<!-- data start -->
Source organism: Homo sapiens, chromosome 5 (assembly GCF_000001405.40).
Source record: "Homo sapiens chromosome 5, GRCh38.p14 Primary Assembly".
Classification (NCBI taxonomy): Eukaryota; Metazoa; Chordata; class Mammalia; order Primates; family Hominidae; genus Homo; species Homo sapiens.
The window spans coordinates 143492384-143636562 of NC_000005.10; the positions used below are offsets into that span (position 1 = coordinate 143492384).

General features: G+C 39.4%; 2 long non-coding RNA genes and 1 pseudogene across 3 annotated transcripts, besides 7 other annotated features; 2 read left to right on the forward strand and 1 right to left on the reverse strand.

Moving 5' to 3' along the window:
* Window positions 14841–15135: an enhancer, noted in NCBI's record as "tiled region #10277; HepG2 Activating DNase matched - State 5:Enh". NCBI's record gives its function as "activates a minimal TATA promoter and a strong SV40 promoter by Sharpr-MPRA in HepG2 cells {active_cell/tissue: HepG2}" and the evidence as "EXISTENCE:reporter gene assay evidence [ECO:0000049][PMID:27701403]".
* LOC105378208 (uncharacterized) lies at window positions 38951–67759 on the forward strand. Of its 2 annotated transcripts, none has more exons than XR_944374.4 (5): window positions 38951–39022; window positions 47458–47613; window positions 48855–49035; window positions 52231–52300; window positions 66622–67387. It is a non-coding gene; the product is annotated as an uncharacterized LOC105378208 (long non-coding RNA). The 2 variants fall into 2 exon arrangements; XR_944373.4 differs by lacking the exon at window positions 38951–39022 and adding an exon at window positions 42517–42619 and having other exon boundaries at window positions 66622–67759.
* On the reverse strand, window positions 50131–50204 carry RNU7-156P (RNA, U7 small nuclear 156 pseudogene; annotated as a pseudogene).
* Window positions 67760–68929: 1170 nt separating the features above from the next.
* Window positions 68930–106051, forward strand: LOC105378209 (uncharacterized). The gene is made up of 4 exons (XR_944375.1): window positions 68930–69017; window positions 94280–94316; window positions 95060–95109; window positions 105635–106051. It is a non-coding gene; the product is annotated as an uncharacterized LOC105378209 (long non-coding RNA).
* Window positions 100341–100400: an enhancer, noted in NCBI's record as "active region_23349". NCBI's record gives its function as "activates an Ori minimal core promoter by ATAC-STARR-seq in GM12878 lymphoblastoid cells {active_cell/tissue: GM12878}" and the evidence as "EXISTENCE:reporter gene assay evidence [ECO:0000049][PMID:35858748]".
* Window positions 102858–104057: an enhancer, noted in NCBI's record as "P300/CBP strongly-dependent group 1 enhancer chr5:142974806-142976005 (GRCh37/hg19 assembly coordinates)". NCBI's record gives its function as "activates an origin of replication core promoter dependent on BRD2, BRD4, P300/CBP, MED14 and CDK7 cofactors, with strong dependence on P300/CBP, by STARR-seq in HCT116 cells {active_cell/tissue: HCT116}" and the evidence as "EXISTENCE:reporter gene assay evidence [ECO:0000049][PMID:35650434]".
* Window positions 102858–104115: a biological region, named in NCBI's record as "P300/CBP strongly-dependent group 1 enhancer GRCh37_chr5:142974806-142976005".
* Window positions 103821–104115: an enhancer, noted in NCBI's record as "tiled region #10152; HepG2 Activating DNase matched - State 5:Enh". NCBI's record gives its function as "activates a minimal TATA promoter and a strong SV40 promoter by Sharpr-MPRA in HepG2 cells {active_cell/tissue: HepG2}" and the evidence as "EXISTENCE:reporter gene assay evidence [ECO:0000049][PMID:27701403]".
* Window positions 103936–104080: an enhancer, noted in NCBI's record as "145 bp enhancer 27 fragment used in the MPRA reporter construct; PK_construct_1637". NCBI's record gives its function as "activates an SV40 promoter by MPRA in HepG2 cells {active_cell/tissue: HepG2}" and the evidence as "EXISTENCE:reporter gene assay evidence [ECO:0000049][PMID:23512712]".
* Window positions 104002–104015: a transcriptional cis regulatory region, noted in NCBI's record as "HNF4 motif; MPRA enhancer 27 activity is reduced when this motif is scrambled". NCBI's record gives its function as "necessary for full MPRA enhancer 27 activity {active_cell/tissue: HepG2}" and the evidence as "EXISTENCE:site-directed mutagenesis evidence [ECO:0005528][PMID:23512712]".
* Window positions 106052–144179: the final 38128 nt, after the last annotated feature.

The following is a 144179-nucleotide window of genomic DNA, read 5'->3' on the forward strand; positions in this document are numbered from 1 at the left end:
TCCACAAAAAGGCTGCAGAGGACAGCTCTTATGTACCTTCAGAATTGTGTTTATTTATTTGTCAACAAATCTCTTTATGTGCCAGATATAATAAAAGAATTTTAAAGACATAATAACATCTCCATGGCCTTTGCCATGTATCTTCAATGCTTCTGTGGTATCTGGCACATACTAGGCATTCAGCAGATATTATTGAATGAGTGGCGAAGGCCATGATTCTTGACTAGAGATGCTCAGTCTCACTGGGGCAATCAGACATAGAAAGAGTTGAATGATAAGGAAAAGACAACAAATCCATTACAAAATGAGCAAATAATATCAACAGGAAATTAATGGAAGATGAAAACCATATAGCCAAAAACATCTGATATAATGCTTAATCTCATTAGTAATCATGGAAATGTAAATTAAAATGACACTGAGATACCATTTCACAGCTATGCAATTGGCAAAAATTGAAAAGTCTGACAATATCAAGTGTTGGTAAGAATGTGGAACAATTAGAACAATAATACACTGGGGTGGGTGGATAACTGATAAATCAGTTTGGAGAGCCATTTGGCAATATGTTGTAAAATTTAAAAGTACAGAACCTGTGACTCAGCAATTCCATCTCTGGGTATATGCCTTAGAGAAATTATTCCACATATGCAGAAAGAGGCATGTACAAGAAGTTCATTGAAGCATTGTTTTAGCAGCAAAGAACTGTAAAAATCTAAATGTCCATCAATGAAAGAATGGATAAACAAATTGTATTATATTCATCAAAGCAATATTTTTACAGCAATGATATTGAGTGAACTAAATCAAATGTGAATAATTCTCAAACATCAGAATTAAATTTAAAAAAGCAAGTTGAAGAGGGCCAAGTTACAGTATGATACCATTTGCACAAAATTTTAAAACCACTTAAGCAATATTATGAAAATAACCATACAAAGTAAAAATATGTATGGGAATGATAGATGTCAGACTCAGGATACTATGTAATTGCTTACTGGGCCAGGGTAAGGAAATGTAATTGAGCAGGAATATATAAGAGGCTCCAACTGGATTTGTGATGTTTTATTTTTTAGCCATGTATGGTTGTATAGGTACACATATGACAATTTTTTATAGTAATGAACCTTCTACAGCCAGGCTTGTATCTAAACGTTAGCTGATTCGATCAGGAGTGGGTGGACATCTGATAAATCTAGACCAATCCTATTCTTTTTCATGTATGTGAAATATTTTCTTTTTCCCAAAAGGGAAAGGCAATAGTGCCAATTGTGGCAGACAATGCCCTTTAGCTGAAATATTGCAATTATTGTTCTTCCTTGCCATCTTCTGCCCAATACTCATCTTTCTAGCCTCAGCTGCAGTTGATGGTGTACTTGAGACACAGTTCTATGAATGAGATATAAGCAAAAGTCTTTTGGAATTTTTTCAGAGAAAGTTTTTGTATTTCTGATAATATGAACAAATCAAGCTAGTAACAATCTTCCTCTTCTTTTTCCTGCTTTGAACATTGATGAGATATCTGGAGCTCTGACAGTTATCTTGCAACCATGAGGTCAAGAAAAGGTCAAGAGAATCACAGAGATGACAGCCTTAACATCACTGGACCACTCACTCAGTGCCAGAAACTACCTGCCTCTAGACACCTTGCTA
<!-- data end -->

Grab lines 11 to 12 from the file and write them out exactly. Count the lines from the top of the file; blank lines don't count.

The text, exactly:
* Window positions 68930–106051, forward strand: LOC105378209 (uncharacterized). The gene is made up of 4 exons (XR_944375.1): window positions 68930–69017; window positions 94280–94316; window positions 95060–95109; window positions 105635–106051. It is a non-coding gene; the product is annotated as an uncharacterized LOC105378209 (long non-coding RNA).
* Window positions 100341–100400: an enhancer, noted in NCBI's record as "active region_23349". NCBI's record gives its function as "activates an Ori minimal core promoter by ATAC-STARR-seq in GM12878 lymphoblastoid cells {active_cell/tissue: GM12878}" and the evidence as "EXISTENCE:reporter gene assay evidence [ECO:0000049][PMID:35858748]".